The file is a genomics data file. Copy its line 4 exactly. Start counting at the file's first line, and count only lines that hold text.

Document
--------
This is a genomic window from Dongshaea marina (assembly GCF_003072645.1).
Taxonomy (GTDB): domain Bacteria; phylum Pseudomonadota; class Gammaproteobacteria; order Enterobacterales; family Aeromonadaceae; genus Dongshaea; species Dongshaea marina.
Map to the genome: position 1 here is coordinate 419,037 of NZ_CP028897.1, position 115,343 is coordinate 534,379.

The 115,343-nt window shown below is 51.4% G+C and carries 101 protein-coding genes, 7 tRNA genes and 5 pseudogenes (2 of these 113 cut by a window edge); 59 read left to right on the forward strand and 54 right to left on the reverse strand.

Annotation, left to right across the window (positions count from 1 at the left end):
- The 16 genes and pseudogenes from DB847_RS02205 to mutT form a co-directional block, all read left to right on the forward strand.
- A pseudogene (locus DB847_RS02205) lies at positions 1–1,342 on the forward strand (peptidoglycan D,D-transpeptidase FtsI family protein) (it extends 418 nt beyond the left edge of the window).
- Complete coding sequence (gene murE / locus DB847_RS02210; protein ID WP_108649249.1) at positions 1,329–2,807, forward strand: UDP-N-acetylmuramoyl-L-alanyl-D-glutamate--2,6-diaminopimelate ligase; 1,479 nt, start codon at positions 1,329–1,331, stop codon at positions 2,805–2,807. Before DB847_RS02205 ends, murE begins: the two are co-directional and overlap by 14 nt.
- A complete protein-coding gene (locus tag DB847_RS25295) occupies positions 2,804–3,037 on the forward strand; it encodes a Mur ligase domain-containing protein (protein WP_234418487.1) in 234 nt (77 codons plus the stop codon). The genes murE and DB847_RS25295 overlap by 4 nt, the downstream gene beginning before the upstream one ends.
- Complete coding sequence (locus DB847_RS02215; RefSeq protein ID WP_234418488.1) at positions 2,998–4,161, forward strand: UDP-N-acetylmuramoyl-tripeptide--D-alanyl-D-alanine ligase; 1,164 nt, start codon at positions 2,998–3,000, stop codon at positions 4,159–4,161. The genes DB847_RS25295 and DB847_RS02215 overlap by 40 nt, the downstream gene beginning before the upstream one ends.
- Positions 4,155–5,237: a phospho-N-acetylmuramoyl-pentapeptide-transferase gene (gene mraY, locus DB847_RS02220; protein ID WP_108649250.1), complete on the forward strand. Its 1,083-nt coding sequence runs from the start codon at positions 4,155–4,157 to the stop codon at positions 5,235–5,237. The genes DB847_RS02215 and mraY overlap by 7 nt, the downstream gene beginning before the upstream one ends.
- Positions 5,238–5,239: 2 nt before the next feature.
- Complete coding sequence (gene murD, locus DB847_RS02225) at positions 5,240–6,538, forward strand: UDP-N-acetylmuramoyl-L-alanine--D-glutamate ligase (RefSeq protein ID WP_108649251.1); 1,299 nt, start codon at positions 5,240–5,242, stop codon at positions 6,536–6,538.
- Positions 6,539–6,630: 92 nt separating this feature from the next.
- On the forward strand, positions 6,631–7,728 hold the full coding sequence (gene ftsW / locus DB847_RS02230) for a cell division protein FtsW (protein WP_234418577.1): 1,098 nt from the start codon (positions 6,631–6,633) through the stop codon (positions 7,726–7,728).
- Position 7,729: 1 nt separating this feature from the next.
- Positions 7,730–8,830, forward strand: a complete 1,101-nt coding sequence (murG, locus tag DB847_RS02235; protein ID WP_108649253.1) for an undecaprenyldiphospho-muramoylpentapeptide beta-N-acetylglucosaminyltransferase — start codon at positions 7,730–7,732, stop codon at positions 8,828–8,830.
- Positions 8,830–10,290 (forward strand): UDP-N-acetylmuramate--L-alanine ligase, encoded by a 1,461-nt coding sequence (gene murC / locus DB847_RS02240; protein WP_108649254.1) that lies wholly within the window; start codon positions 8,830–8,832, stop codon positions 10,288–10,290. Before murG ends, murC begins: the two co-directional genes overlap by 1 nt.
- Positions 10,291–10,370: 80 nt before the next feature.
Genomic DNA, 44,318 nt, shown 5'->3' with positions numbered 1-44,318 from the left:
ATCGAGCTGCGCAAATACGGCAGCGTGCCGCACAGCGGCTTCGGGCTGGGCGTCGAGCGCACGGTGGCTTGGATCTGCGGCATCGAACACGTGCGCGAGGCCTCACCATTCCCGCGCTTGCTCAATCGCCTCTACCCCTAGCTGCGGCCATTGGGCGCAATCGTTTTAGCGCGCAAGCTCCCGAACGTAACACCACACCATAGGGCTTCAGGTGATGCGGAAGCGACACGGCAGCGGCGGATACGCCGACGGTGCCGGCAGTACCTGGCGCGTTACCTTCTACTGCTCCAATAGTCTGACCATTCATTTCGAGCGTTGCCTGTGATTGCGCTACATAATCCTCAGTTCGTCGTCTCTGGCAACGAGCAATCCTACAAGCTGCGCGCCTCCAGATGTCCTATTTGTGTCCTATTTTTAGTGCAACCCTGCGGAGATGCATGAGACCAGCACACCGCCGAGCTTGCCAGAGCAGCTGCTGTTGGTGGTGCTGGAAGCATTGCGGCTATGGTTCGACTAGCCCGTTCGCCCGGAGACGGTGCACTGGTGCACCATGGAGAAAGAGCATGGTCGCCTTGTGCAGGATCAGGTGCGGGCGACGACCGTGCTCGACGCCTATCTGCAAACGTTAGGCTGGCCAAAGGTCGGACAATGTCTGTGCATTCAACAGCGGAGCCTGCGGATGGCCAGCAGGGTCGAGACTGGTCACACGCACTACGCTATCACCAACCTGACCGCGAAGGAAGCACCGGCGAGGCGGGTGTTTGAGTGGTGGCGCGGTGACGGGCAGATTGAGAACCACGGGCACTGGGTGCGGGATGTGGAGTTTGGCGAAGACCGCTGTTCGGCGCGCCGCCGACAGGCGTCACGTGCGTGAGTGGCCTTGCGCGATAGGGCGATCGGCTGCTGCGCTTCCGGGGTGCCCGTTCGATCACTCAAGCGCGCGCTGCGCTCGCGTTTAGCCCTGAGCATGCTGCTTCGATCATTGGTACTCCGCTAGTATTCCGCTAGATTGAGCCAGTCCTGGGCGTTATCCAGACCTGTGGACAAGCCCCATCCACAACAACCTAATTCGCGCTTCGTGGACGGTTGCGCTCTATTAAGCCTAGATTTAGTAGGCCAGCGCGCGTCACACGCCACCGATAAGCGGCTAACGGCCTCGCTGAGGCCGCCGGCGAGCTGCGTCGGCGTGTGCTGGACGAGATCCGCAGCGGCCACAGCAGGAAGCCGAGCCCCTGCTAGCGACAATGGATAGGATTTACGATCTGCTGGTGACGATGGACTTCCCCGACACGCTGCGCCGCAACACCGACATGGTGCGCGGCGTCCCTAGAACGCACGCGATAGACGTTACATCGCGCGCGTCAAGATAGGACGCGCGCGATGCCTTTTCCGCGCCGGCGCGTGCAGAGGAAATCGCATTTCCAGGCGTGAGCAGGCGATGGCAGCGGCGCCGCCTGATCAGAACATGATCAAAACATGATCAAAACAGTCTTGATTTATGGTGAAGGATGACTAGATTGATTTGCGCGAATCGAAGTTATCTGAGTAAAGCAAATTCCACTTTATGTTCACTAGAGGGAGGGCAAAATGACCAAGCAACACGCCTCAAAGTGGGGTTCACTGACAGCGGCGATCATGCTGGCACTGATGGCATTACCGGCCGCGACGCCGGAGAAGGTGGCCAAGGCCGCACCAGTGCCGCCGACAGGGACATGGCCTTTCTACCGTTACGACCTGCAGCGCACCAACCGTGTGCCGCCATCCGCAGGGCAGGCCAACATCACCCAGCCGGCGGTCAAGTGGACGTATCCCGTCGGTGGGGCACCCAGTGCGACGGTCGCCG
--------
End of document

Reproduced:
The 115,343-nt window shown below is 51.4% G+C and carries 101 protein-coding genes, 7 tRNA genes and 5 pseudogenes (2 of these 113 cut by a window edge); 59 read left to right on the forward strand and 54 right to left on the reverse strand.